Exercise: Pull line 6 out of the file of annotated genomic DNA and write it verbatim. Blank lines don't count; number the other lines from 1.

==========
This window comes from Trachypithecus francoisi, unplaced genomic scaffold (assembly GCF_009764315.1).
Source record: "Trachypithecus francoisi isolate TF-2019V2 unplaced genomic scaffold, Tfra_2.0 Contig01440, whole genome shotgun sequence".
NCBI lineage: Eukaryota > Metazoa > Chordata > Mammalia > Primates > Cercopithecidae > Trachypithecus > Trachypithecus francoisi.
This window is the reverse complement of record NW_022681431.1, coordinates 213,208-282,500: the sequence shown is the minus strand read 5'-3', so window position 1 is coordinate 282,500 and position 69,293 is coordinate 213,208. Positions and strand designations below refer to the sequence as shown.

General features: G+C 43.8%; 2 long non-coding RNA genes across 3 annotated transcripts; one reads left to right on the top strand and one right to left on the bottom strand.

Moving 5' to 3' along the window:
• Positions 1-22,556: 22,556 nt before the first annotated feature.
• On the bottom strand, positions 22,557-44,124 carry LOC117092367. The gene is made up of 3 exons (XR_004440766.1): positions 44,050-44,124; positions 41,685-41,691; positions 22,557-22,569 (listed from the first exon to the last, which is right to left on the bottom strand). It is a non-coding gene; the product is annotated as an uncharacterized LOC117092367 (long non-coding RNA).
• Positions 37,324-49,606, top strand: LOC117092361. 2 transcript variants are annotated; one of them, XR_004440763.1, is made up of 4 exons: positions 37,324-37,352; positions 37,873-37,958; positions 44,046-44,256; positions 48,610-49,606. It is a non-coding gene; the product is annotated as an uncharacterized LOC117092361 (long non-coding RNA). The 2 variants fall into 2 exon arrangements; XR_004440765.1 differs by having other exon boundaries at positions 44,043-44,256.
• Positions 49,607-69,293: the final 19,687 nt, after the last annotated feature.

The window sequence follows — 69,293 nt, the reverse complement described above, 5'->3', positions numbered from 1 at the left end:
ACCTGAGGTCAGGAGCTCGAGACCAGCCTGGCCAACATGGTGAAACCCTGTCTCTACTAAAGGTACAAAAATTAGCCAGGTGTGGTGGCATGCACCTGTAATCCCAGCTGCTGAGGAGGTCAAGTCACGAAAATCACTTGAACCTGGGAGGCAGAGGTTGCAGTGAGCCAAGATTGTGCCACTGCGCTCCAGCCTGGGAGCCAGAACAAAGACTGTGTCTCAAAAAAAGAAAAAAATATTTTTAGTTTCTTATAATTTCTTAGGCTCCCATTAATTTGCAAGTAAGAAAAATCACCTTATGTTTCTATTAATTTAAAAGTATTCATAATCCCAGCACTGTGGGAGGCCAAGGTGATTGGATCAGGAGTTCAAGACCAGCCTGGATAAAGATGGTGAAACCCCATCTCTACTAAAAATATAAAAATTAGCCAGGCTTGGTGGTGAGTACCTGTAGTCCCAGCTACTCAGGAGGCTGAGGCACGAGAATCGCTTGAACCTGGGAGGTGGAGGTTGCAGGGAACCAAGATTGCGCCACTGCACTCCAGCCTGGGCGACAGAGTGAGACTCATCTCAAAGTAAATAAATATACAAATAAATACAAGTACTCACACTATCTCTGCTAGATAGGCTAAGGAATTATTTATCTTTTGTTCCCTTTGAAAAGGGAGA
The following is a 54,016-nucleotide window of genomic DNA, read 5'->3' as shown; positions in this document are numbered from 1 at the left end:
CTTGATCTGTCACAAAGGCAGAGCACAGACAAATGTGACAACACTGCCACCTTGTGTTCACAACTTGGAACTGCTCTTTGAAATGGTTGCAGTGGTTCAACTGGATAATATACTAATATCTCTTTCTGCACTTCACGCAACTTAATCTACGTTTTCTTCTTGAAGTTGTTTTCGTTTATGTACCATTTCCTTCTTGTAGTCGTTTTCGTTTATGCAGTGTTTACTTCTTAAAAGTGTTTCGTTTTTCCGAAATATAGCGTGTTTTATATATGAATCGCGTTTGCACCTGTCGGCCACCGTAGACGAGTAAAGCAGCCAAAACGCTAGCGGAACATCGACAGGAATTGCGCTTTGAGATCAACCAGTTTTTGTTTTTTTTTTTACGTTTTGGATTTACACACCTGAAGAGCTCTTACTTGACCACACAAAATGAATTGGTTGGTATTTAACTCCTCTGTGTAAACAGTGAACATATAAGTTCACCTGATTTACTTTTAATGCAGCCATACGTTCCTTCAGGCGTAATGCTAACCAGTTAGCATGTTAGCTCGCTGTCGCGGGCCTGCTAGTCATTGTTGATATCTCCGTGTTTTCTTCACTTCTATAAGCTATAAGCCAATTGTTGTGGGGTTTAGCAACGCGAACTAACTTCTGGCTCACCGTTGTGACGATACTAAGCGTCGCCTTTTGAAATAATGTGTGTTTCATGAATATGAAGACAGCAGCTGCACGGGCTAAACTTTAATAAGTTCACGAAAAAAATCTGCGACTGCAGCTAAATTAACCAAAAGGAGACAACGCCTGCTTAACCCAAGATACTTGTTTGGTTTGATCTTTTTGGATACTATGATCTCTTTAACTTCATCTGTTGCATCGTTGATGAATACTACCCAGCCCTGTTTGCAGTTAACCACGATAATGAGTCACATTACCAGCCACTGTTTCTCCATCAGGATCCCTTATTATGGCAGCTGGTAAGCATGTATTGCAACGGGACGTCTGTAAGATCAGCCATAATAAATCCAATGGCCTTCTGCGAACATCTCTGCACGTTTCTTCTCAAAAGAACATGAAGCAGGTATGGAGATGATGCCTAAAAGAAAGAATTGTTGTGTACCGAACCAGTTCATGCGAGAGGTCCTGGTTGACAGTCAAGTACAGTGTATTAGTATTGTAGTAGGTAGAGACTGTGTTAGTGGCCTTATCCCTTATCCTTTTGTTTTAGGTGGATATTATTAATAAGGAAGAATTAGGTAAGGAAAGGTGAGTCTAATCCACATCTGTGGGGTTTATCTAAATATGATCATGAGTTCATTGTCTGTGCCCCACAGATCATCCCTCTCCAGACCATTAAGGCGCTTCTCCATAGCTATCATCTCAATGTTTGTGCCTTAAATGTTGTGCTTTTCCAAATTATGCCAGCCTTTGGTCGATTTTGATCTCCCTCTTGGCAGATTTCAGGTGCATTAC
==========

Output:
Moving 5' to 3' along the window: